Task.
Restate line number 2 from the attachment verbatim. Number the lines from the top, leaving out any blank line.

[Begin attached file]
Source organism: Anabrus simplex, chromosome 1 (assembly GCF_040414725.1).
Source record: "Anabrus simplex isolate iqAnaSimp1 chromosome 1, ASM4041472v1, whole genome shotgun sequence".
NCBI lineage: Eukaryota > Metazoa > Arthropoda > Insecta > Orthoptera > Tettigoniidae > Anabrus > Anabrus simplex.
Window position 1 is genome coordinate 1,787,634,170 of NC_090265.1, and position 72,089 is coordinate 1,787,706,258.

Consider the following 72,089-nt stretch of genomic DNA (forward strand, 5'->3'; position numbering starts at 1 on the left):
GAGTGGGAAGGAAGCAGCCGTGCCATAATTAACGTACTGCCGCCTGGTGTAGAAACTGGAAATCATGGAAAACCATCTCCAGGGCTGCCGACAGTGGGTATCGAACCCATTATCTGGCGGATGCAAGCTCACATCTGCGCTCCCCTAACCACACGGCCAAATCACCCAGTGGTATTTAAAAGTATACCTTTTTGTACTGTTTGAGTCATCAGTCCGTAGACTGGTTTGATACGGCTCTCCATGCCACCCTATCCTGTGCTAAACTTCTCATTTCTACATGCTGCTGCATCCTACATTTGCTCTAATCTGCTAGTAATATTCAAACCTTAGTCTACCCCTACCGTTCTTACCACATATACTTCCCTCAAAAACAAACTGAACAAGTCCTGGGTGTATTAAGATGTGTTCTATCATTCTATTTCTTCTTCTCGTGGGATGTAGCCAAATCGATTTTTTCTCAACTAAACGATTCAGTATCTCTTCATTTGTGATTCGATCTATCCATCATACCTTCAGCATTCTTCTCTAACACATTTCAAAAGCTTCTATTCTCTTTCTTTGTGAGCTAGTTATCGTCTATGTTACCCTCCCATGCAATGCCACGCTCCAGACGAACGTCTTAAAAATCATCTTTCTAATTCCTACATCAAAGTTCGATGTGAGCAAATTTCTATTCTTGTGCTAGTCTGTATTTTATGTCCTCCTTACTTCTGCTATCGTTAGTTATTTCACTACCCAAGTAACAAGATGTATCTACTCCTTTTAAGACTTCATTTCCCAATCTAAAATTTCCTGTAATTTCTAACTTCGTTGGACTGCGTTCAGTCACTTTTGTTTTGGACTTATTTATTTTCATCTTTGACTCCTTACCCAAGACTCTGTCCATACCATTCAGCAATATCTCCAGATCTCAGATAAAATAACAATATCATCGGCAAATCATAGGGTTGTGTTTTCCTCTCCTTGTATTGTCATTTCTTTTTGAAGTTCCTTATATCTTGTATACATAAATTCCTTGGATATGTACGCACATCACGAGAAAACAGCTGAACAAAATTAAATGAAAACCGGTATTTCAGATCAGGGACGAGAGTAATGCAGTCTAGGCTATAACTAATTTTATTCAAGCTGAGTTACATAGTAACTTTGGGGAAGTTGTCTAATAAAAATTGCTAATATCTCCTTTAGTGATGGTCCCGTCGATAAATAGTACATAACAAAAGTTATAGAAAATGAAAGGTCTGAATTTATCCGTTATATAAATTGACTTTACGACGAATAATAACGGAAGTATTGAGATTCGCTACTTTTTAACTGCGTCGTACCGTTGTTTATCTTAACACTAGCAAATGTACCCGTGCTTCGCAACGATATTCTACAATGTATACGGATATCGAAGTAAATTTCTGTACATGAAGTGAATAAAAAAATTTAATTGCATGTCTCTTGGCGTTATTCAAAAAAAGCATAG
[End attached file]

Source record: "Anabrus simplex isolate iqAnaSimp1 chromosome 1, ASM4041472v1, whole genome shotgun sequence".